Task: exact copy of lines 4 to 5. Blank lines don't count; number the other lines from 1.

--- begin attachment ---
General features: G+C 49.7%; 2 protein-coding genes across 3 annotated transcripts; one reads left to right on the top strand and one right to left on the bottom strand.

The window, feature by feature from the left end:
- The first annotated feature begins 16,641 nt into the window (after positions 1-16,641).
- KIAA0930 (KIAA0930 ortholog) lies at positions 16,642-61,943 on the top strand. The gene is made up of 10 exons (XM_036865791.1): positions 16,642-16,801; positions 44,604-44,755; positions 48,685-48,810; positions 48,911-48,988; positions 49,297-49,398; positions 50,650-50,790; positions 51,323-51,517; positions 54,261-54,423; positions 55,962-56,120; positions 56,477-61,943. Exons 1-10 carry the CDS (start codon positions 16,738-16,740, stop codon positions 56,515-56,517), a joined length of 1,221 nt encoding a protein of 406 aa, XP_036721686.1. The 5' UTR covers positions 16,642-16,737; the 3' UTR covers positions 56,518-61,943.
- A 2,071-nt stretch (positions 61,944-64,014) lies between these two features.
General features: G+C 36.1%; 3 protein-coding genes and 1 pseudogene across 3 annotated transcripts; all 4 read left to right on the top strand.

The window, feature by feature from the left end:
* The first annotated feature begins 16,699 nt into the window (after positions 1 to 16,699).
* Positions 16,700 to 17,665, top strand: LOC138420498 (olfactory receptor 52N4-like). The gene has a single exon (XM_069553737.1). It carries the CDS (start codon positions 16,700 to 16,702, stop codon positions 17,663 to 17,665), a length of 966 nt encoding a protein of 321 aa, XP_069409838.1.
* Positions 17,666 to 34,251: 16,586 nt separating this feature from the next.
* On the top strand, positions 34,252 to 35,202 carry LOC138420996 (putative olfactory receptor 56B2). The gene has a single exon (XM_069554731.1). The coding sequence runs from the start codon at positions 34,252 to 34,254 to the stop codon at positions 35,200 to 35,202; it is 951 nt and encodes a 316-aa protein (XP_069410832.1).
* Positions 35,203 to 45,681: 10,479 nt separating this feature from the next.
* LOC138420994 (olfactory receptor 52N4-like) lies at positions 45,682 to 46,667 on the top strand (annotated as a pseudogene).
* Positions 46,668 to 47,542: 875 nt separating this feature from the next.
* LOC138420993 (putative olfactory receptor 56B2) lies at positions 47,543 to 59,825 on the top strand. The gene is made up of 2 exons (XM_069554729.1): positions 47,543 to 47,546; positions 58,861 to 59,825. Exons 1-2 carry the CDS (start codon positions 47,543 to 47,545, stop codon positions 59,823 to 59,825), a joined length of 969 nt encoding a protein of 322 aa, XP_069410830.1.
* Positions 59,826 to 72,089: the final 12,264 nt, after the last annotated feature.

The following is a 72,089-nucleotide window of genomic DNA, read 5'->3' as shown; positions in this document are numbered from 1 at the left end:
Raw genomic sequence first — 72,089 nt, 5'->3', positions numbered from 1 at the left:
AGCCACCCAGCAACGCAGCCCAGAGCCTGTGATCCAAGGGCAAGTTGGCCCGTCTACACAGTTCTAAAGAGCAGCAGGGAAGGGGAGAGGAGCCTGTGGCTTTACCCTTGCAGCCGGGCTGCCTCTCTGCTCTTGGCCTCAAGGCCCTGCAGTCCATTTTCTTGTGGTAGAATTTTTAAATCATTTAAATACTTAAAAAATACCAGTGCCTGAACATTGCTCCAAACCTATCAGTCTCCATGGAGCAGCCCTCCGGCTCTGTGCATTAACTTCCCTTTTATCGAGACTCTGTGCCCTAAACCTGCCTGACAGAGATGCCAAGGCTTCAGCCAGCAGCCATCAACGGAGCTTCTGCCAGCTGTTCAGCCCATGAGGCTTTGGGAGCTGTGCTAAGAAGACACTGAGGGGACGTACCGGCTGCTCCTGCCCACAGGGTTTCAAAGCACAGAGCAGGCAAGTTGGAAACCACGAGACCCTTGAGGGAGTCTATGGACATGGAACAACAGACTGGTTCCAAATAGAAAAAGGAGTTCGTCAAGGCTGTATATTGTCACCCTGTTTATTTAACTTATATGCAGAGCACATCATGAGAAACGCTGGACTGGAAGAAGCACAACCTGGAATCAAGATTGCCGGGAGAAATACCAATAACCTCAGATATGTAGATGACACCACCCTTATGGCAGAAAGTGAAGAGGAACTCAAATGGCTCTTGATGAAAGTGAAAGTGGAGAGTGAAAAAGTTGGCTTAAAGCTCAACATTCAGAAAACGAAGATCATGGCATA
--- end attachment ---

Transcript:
- KIAA0930 (KIAA0930 ortholog) lies at positions 16,642-61,943 on the top strand. The gene is made up of 10 exons (XM_036865791.1): positions 16,642-16,801; positions 44,604-44,755; positions 48,685-48,810; positions 48,911-48,988; positions 49,297-49,398; positions 50,650-50,790; positions 51,323-51,517; positions 54,261-54,423; positions 55,962-56,120; positions 56,477-61,943. Exons 1-10 carry the CDS (start codon positions 16,738-16,740, stop codon positions 56,515-56,517), a joined length of 1,221 nt encoding a protein of 406 aa, XP_036721686.1. The 5' UTR covers positions 16,642-16,737; the 3' UTR covers positions 56,518-61,943.
- A 2,071-nt stretch (positions 61,944-64,014) lies between these two features.